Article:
Inspired by the thinking of former VISA CEO Dee Hock and his Chaordic Alliance, here are the three I said get at the core of the issue:
1. Why do we exist and what are the results we are trying to achieve for this project or our organization? In other words, what is our work (purpose, mission, vision, success indicators)?
2. What do we want to ensure/aspire to (core values or principles) as we go about doing that work?
3. How might we organize ourselves to honor what we have identified in #1 and #2?
The questions need to be answered in this order and with great thoughtfulness.
Without a clear understanding of the business we are in or the future we are trying to create, we cannot accomplish anything. Once that is clear, the values and principles (think organizational culture) we want to guide how we do our work become an important consideration. We are then able to address the organizational structure questions about how to best approach the work in alignment with our desired values.
Organizations and project teams too frequently begin with question #3. This often leads to defensiveness and protectionist mindsets about "the way we've always done it around here." When you have great clarity about the first two questions, a broader sense of how you might organized yourself generally becomes possible.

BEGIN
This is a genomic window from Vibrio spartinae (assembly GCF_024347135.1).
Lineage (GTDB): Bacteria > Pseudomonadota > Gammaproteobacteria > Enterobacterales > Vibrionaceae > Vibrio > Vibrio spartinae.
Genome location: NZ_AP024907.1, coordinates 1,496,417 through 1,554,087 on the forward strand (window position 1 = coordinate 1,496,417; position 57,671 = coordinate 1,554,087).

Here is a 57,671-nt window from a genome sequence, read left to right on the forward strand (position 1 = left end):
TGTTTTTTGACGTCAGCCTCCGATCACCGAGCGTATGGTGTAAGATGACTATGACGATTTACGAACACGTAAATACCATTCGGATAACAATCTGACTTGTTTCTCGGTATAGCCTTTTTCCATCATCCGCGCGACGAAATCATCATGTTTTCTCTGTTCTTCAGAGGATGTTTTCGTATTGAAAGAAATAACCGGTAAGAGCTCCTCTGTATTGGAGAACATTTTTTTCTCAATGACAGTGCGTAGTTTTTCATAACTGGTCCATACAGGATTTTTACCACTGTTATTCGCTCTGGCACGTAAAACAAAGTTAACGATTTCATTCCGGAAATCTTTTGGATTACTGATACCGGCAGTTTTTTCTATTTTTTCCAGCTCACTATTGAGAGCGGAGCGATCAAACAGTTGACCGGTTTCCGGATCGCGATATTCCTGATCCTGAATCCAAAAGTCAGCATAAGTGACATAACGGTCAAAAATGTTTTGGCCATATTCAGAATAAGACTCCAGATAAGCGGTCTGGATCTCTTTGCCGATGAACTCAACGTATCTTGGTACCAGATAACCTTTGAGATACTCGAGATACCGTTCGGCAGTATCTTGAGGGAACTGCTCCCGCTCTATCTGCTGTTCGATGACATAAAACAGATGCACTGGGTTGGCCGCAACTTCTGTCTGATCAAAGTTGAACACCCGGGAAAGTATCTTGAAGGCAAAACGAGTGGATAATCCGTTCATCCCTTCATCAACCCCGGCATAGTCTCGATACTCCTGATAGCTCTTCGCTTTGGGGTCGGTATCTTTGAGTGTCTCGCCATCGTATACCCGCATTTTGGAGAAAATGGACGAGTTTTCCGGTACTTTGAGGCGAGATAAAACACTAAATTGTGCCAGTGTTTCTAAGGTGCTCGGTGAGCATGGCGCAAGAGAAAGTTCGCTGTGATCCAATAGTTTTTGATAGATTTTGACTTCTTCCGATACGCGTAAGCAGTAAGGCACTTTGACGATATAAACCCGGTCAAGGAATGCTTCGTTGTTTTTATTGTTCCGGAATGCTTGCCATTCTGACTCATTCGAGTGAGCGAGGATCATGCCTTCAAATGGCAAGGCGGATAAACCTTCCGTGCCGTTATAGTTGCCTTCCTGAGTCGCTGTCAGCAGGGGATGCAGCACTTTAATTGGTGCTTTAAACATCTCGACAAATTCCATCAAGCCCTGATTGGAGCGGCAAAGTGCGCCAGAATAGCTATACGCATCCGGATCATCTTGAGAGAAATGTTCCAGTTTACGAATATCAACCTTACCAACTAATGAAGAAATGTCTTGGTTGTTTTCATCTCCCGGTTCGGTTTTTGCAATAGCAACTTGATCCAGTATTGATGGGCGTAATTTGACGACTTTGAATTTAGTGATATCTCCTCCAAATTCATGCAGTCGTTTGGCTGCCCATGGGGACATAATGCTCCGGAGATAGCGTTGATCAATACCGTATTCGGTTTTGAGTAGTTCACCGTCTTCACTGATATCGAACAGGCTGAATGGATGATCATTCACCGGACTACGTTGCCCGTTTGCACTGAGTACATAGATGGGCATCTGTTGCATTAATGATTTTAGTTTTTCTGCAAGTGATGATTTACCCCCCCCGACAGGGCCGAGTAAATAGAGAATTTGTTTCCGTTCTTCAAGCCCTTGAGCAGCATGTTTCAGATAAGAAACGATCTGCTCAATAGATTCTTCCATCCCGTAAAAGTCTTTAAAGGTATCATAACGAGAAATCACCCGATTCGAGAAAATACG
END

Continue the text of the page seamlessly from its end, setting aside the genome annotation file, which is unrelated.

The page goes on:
A fourth bonus question I would offer is:
Have we created sufficient opportunities to leverage the talent available to us and provided enough opportunities for people to act on what they care most about?
While this question might seem most suited to nonprofit organizations and their relationship with members and volunteers, for-profit entities should consider it as well. The Gallup organization has well documented the significant lack of engagement many employees feel in their work environment and the costs associated with that disengagement.